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Burroman 05-06-2020 08:37 PM

Velcro and suction cups
One of the things I like about having a smooth fiberglass interior(Burro), is I can experiment with modifications just using Velcro and suction cups to decide if the prototype suits my needs.
For example, I hung a sailboat style hammock/storage net from 2 suction cups, wondering if I’d use the extra space. After a couple of trips it was really handy, so I left the suction cups up with the storage hammock- they are really strong.
Made a counter extension out of the stove cover by putting some Velcro next to the stove top, moved the plywood rectangular box(stove cover) to the right, with Velcro on the bottom edge. Made a leg to support the free end, attached with Velcro to the inside edge, and a square of Velcro on the bottom.
Great shelf- counter space, and now I have a place to put the stove cover when I need the stove.
No end to simple little add ones with Velcro and suction cups, and no holes drilled.
Velcro sticks to the carpet roof to hang solar lights- probably all knew that.

Brian G. 05-07-2020 04:57 AM

That's a good idea Larry; I might try the Velcro method. But is it difficult to remove the adhesive if you decide you don't like the modification?

Raz 05-07-2020 06:48 AM

I found that sooner or later suction cup let loose. Command hooks work well and can easily be removed. To remove velcro a hair dryer, a dull putty knife, and Goo Gone works but you have to let the Goo Gone sit for a while.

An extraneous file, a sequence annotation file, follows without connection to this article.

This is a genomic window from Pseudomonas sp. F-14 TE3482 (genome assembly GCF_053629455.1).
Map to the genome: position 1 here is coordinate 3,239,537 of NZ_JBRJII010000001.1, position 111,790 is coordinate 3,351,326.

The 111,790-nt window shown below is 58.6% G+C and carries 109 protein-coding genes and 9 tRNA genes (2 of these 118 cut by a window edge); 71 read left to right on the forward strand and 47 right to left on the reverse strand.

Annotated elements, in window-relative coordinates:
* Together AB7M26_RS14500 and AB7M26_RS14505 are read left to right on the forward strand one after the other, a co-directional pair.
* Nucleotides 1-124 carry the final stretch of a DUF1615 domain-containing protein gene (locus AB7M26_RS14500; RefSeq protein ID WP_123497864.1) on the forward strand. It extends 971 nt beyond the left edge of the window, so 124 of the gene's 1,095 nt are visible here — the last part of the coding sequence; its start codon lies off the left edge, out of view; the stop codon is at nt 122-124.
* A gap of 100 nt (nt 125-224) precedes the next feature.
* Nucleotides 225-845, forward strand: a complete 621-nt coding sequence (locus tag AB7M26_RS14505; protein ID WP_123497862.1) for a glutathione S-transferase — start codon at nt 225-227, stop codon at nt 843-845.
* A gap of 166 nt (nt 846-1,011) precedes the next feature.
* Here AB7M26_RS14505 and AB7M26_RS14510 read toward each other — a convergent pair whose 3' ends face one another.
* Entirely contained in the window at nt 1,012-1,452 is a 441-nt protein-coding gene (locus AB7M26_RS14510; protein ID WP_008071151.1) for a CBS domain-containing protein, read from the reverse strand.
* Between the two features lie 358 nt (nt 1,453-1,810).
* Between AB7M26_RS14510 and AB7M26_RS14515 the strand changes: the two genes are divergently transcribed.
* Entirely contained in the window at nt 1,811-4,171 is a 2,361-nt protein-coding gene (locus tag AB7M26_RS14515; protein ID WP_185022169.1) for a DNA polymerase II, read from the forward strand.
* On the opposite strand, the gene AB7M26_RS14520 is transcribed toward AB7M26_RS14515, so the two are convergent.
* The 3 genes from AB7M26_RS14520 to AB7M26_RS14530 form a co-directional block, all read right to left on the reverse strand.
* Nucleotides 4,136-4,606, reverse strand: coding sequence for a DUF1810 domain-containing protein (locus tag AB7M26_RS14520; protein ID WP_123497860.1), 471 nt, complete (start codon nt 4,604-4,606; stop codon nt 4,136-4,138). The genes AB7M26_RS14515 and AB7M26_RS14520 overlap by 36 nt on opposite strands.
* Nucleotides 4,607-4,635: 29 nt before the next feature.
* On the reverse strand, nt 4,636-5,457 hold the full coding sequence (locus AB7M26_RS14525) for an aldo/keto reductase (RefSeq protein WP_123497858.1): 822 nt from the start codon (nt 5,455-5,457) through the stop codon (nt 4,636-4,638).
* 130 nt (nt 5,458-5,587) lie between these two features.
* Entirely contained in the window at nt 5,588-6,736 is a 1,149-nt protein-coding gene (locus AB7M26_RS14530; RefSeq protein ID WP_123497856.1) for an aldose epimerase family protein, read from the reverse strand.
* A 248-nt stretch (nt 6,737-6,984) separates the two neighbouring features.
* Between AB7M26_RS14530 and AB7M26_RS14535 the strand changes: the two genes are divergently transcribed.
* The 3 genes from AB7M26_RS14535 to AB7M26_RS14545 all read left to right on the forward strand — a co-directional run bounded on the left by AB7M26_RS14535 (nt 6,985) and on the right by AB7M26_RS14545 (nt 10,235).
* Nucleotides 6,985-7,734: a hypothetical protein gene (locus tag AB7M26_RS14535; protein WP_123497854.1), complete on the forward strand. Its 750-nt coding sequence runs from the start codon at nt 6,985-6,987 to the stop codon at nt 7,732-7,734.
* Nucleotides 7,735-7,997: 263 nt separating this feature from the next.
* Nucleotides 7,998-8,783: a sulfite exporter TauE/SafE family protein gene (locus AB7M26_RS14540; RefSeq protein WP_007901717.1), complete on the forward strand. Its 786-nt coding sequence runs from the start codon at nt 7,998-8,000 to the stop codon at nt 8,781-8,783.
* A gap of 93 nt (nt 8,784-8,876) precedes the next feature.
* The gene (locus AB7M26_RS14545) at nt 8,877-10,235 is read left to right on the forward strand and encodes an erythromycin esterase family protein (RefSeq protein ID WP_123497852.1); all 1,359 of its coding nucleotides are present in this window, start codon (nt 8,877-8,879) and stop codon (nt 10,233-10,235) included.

Burroman 05-07-2020 07:33 AM

Yep, suction cups are not forever.
About ready to change out the hammock storage area for command hooks, now that I’m convinced it’s something I want to keep there.
Had it there for 3 trips and it never budged- but, it will fail.
Did the screen door with Velcro tabs around the perimeter of the door opening.
Got a magnetic, center closing mosquito net and it works great.
Yep, suction. Ups, Velcro, command hooks in that order.

CPW 05-07-2020 09:13 AM


Originally Posted by Brian G. (Post 777057)
That's a good idea Larry; I might try the Velcro method. But is it difficult to remove the adhesive if you decide you don't like the modification?

I use a lot of the “industrial strength” Velcro (I typically purchase it at Lowe’s) on bare fiberglass, and have found that most of the adhesive comes off when the Velcro is removed, and what is left are small patches of adhesive and not a layer the same size or shape of the piece of Velcro removed. I have always been able to remove what remains by pressing the piece removed onto the patches and pulling it off. What little that may remain I find I can remove by rolling it with my thumb. When finished, if there are black smudges left behind, a bit of lighter fluid on a paper towel easily removes them. I really prefer Velcro rather than drilling holes or using double-sided foam tape.

Brian G. 05-07-2020 03:17 PM

I was curious …

Wikipedia says Velcro was coined from the french words Velour Crochet (“velvet hook”). George de Mestral conceived his invention in 1941 when he went for a walk in the woods and wondered why burdock seeds clung to his coat. The product was introduced in the late 1950s.

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